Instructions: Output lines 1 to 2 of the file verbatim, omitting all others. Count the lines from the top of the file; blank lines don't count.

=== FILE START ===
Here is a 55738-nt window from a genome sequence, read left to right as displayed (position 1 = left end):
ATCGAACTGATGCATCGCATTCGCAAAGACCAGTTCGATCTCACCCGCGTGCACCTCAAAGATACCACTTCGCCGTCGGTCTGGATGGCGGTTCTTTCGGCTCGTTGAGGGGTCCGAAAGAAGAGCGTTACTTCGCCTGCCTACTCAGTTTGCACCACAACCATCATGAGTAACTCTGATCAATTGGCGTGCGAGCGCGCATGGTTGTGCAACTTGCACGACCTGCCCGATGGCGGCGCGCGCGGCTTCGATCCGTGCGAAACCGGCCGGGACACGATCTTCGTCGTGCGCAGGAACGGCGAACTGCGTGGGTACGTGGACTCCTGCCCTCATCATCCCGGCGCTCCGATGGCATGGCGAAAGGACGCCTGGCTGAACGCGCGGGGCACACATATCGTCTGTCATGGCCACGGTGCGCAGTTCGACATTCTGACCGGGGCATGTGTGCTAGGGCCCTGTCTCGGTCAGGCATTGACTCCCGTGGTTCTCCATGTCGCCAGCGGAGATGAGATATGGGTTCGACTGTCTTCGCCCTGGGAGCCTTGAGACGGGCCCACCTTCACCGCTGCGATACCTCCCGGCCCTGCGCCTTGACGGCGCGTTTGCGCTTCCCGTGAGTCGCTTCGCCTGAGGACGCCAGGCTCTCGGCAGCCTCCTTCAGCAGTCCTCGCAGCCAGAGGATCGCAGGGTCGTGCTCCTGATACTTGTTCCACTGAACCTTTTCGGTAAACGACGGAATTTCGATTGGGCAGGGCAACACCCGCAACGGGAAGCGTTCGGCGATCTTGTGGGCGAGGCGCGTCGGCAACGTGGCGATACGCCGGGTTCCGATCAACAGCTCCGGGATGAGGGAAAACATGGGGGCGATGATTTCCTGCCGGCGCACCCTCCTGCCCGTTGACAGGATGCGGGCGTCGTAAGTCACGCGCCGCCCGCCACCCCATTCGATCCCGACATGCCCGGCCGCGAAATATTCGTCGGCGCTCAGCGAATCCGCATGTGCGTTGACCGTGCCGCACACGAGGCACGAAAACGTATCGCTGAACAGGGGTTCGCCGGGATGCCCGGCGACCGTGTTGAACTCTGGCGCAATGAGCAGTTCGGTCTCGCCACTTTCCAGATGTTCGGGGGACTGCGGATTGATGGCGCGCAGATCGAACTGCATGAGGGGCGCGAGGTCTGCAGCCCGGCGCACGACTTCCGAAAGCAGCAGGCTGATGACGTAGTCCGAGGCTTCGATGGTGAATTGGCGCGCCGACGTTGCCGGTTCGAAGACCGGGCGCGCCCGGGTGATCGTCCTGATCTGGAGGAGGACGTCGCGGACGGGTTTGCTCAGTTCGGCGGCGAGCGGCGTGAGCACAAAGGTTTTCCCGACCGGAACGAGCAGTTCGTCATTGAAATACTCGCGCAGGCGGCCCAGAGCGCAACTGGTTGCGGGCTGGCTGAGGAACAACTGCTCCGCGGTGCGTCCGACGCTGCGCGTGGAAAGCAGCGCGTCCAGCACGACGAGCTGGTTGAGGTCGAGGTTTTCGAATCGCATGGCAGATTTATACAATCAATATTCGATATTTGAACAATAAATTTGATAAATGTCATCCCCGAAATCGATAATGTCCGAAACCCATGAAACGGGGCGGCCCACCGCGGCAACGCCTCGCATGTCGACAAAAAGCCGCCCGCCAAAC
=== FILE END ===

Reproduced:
Here is a 55738-nt window from a genome sequence, read left to right as displayed (position 1 = left end):
ATCGAACTGATGCATCGCATTCGCAAAGACCAGTTCGATCTCACCCGCGTGCACCTCAAAGATACCACTTCGCCGTCGGTCTGGATGGCGGTTCTTTCGGCTCGTTGAGGGGTCCGAAAGAAGAGCGTTACTTCGCCTGCCTACTCAGTTTGCACCACAACCATCATGAGTAACTCTGATCAATTGGCGTGCGAGCGCGCATGGTTGTGCAACTTGCACGACCTGCCCGATGGCGGCGCGCGCGGCTTCGATCCGTGCGAAACCGGCCGGGACACGATCTTCGTCGTGCGCAGGAACGGCGAACTGCGTGGGTACGTGGACTCCTGCCCTCATCATCCCGGCGCTCCGATGGCATGGCGAAAGGACGCCTGGCTGAACGCGCGGGGCACACATATCGTCTGTCATGGCCACGGTGCGCAGTTCGACATTCTGACCGGGGCATGTGTGCTAGGGCCCTGTCTCGGTCAGGCATTGACTCCCGTGGTTCTCCATGTCGCCAGCGGAGATGAGATATGGGTTCGACTGTCTTCGCCCTGGGAGCCTTGAGACGGGCCCACCTTCACCGCTGCGATACCTCCCGGCCCTGCGCCTTGACGGCGCGTTTGCGCTTCCCGTGAGTCGCTTCGCCTGAGGACGCCAGGCTCTCGGCAGCCTCCTTCAGCAGTCCTCGCAGCCAGAGGATCGCAGGGTCGTGCTCCTGATACTTGTTCCACTGAACCTTTTCGGTAAACGACGGAATTTCGATTGGGCAGGGCAACACCCGCAACGGGAAGCGTTCGGCGATCTTGTGGGCGAGGCGCGTCGGCAACGTGGCGATACGCCGGGTTCCGATCAACAGCTCCGGGATGAGGGAAAACATGGGGGCGATGATTTCCTGCCGGCGCACCCTCCTGCCCGTTGACAGGATGCGGGCGTCGTAAGTCACGCGCCGCCCGCCACCCCATTCGATCCCGACATGCCCGGCCGCGAAATATTCGTCGGCGCTCAGCGAATCCGCATGTGCGTTGACCGTGCCGCACACGAGGCACGAAAACGTATCGCTGAACAGGGGTTCGCCGGGATGCCCGGCGACCGTGTTGAACTCTGGCGCAATGAGCAGTTCGGTCTCGCCACTTTCCAGATGTTCGGGGGACTGCGGATTGATGGCGCGCAGATCGAACTGCATGAGGGGCGCGAGGTCTGCAGCCCGGCGCACGACTTCCGAAAGCAGCAGGCTGATGACGTAGTCCGAGGCTTCGATGGTGAATTGGCGCGCCGACGTTGCCGGTTCGAAGACCGGGCGCGCCCGGGTGATCGTCCTGATCTGGAGGAGGACGTCGCGGACGGGTTTGCTCAGTTCGGCGGCGAGCGGCGTGAGCACAAAGGTTTTCCCGACCGGAACGAGCAGTTCGTCATTGAAATACTCGCGCAGGCGGCCCAGAGCGCAACTGGTTGCGGGCTGGCTGAGGAACAACTGCTCCGCGGTGCGTCCGACGCTGCGCGTGGAAAGCAGCGCGTCCAGCACGACGAGCTGGTTGAGGTCGAGGTTTTCGAATCGCATGGCAGATTTATACAATCAATATTCGATATTTGAACAATAAATTTGATAAATGTCATCCCCGAAATCGATAATGTCCGAAACCCATGAAACGGGGCGGCCCACCGCGGCAACGCCTCGCATGTCGACAAAAAGCCGCCCGCCAAAC